Hazelden Betty Ford Foundation is planning a $30 million project to build a new day-treatment pavilion and four replacement residential units at its campus near Palm Springs, Calif.

With funding for the project coming from earnings, donor gifts and internal funds, construction is expected to stretch over two or three years.

The project is the latest in a series of expansions for Hazelden Betty Ford Foundation, a prominent addiction-treatment provider that's based in Minnesota with operations in eight other states. In 2018, the nonprofit group announced plans for a clinic near Seattle followed by a project launched last year to replace residential units at its headquarters in Center City.

"The new pavilion will make 44 additional beds available to patients who are at a level of care below residential (i.e. day treatment) but who want the additional support of structured sober housing," Chris Yadron, administrator of the Betty Ford Center in Rancho Mirage, Calif., said in a statement to the Star Tribune. "We do not have a comparable facility today so this would represent an expansion of services if the project is approved."

Founded in Minnesota in 1949, Hazelden Foundation merged six years ago with the California-based Betty Ford Center in a deal that linked two national brands in addiction treatment. The new project in California fits with a broader shift at Hazelden Betty Ford where care is provided with shorter stays in residential treatment, followed by more outpatient services.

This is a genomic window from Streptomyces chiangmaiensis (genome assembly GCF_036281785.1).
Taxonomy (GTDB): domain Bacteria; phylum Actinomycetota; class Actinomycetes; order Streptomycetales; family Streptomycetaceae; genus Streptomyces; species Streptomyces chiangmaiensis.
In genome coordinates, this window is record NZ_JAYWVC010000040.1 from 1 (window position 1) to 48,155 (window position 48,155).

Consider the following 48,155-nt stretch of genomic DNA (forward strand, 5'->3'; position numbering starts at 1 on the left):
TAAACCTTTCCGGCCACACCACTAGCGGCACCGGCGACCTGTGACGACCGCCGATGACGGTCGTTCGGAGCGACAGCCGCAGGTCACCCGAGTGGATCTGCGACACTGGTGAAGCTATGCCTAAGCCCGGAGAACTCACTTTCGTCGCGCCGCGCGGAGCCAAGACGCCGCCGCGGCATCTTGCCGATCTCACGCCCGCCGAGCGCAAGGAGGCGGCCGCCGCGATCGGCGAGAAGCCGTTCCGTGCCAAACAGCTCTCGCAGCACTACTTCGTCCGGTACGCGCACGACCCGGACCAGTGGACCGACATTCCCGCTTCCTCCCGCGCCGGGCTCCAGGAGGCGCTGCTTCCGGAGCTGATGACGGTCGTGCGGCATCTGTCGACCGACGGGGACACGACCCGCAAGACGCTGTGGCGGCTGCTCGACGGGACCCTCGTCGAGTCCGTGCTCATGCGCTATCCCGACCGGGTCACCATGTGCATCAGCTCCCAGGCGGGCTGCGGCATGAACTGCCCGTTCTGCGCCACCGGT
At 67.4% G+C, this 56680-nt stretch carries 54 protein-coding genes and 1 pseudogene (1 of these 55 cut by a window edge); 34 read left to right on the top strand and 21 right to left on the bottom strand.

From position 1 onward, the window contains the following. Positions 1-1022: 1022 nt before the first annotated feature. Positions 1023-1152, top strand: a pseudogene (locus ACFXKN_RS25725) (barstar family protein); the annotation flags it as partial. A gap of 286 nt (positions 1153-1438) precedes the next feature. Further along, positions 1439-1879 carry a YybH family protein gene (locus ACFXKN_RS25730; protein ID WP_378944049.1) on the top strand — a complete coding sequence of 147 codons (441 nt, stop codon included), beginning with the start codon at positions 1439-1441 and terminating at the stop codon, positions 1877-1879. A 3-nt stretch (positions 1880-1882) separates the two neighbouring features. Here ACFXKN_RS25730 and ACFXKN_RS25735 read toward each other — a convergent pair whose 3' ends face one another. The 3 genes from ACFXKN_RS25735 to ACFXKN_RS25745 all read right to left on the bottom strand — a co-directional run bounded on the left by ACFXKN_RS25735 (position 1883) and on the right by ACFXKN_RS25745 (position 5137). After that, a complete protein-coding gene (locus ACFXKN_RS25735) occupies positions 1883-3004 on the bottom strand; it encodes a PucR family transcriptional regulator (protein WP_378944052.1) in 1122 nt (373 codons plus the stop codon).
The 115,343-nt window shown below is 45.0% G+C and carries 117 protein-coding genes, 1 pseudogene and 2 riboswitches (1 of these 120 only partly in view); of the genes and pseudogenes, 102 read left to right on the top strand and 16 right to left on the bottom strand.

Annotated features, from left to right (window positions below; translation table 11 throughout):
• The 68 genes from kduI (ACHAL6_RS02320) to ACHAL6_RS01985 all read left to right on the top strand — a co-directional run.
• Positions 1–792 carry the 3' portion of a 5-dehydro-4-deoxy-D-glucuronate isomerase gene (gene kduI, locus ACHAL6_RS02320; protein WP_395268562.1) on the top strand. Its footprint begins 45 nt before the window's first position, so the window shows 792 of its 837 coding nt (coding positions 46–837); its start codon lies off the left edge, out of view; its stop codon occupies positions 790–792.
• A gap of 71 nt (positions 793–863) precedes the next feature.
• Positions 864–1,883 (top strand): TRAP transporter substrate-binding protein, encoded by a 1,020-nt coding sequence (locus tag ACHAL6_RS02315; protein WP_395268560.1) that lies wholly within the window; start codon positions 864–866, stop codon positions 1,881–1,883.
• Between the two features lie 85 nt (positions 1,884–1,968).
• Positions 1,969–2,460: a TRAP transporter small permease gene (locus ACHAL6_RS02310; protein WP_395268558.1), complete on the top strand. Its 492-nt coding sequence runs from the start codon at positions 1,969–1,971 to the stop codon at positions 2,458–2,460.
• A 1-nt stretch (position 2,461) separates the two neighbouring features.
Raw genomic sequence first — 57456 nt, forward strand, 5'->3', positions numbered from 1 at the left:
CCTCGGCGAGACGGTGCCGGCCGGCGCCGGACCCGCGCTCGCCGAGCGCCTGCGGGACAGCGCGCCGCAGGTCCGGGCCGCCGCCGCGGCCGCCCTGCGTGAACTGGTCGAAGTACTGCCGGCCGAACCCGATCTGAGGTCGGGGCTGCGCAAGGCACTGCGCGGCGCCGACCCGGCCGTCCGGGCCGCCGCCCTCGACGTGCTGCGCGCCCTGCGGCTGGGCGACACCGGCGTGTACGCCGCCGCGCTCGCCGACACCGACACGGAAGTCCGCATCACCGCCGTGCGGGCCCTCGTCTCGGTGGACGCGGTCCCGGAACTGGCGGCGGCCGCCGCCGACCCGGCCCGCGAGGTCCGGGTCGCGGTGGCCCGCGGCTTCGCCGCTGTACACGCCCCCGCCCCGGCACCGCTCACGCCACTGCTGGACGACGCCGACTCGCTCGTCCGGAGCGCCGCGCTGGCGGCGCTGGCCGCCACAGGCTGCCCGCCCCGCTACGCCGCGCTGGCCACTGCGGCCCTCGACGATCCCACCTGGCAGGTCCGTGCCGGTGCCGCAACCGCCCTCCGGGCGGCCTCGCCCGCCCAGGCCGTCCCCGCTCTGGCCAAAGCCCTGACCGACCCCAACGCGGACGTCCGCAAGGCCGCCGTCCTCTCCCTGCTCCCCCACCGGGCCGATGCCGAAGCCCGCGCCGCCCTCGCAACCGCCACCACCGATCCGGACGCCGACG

Day treatment generally includes five hours of care, five days a week, Yadron said.

The construction project will remove four residential buildings that were built between 1980 and 1983, with 20 beds per building. The new buildings will increase residential capacity from 80 to 92 beds.

"We will be engaged in a series of public meetings that will last through the summer," Yadron said. "If all goes well, permitting would take place in the fall of 2020 and we would break ground in late winter or early spring of 2021 — all of that pending approval by the local city government."

At the end of 2019, Hazelden Betty Ford had the equivalent of about 1,300 employees. Last year, the nonprofit group posted a loss of $123,000 on $198.4 million of revenue.